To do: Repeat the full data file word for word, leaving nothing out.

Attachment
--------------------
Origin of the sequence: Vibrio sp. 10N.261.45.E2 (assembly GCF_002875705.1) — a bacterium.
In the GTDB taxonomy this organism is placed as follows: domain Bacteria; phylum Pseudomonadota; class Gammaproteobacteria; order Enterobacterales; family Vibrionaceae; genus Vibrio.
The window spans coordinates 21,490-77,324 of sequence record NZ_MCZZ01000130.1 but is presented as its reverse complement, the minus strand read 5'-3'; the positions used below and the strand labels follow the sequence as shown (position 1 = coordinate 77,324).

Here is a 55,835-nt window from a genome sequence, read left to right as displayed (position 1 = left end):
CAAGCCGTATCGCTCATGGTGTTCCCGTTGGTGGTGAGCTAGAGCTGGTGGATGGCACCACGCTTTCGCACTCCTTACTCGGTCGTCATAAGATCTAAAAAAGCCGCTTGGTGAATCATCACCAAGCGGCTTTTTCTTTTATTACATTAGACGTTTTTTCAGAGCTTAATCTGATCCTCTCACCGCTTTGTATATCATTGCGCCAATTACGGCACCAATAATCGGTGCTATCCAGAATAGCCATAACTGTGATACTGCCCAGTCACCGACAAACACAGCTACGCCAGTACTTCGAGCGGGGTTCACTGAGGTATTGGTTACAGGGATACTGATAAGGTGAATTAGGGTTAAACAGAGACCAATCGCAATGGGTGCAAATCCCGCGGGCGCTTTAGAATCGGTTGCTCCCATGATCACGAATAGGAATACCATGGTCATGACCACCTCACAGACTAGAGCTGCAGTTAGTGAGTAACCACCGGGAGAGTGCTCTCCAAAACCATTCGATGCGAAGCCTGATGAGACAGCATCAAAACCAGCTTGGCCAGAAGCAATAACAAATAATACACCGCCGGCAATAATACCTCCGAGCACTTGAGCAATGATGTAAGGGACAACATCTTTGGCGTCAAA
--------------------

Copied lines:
Origin of the sequence: Vibrio sp. 10N.261.45.E2 (assembly GCF_002875705.1) — a bacterium.
In the GTDB taxonomy this organism is placed as follows: domain Bacteria; phylum Pseudomonadota; class Gammaproteobacteria; order Enterobacterales; family Vibrionaceae; genus Vibrio.
The window spans coordinates 21,490-77,324 of sequence record NZ_MCZZ01000130.1 but is presented as its reverse complement, the minus strand read 5'-3'; the positions used below and the strand labels follow the sequence as shown (position 1 = coordinate 77,324).

Here is a 55,835-nt window from a genome sequence, read left to right as displayed (position 1 = left end):
CAAGCCGTATCGCTCATGGTGTTCCCGTTGGTGGTGAGCTAGAGCTGGTGGATGGCACCACGCTTTCGCACTCCTTACTCGGTCGTCATAAGATCTAAAAAAGCCGCTTGGTGAATCATCACCAAGCGGCTTTTTCTTTTATTACATTAGACGTTTTTTCAGAGCTTAATCTGATCCTCTCACCGCTTTGTATATCATTGCGCCAATTACGGCACCAATAATCGGTGCTATCCAGAATAGCCATAACTGTGATACTGCCCAGTCACCGACAAACACAGCTACGCCAGTACTTCGAGCGGGGTTCACTGAGGTATTGGTTACAGGGATACTGATAAGGTGAATTAGGGTTAAACAGAGACCAATCGCAATGGGTGCAAATCCCGCGGGCGCTTTAGAATCGGTTGCTCCCATGATCACGAATAGGAATACCATGGTCATGACCACCTCACAGACTAGAGCTGCAGTTAGTGAGTAACCACCGGGAGAGTGCTCTCCAAAACCATTCGATGCGAAGCCTGATGAGACAGCATCAAAACCAGCTTGGCCAGAAGCAATAACAAATAATACACCGCCGGCAATAATACCTCCGAGCACTTGAGCAATGATGTAAGGGACAACATCTTTGGCGTCAAA